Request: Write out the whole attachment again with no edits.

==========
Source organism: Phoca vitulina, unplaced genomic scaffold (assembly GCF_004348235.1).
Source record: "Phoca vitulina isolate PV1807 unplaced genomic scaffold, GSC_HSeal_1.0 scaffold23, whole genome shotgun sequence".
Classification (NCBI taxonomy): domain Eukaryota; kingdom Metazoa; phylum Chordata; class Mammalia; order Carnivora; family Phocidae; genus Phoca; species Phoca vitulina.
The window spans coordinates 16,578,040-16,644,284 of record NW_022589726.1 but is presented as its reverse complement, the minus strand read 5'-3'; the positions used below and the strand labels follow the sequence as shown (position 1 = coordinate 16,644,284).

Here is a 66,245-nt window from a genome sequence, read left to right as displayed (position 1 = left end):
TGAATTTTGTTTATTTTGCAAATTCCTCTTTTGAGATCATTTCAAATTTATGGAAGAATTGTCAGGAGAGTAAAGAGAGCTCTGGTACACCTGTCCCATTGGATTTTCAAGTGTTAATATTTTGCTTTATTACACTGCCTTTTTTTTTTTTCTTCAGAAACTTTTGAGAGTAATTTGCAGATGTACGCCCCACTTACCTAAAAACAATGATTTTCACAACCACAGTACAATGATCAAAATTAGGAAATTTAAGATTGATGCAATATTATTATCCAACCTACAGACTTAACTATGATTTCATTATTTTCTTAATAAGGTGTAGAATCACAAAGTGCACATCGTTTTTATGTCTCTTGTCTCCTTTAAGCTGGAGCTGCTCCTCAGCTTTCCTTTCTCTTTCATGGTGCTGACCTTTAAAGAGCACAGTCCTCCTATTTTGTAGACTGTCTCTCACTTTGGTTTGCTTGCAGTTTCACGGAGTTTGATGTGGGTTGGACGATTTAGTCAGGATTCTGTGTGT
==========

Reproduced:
Source organism: Phoca vitulina, unplaced genomic scaffold (assembly GCF_004348235.1).
Source record: "Phoca vitulina isolate PV1807 unplaced genomic scaffold, GSC_HSeal_1.0 scaffold23, whole genome shotgun sequence".
Classification (NCBI taxonomy): domain Eukaryota; kingdom Metazoa; phylum Chordata; class Mammalia; order Carnivora; family Phocidae; genus Phoca; species Phoca vitulina.
The window spans coordinates 16,578,040-16,644,284 of record NW_022589726.1 but is presented as its reverse complement, the minus strand read 5'-3'; the positions used below and the strand labels follow the sequence as shown (position 1 = coordinate 16,644,284).

Here is a 66,245-nt window from a genome sequence, read left to right as displayed (position 1 = left end):
TGAATTTTGTTTATTTTGCAAATTCCTCTTTTGAGATCATTTCAAATTTATGGAAGAATTGTCAGGAGAGTAAAGAGAGCTCTGGTACACCTGTCCCATTGGATTTTCAAGTGTTAATATTTTGCTTTATTACACTGCCTTTTTTTTTTTTCTTCAGAAACTTTTGAGAGTAATTTGCAGATGTACGCCCCACTTACCTAAAAACAATGATTTTCACAACCACAGTACAATGATCAAAATTAGGAAATTTAAGATTGATGCAATATTATTATCCAACCTACAGACTTAACTATGATTTCATTATTTTCTTAATAAGGTGTAGAATCACAAAGTGCACATCGTTTTTATGTCTCTTGTCTCCTTTAAGCTGGAGCTGCTCCTCAGCTTTCCTTTCTCTTTCATGGTGCTGACCTTTAAAGAGCACAGTCCTCCTATTTTGTAGACTGTCTCTCACTTTGGTTTGCTTGCAGTTTCACGGAGTTTGATGTGGGTTGGACGATTTAGTCAGGATTCTGTGTGT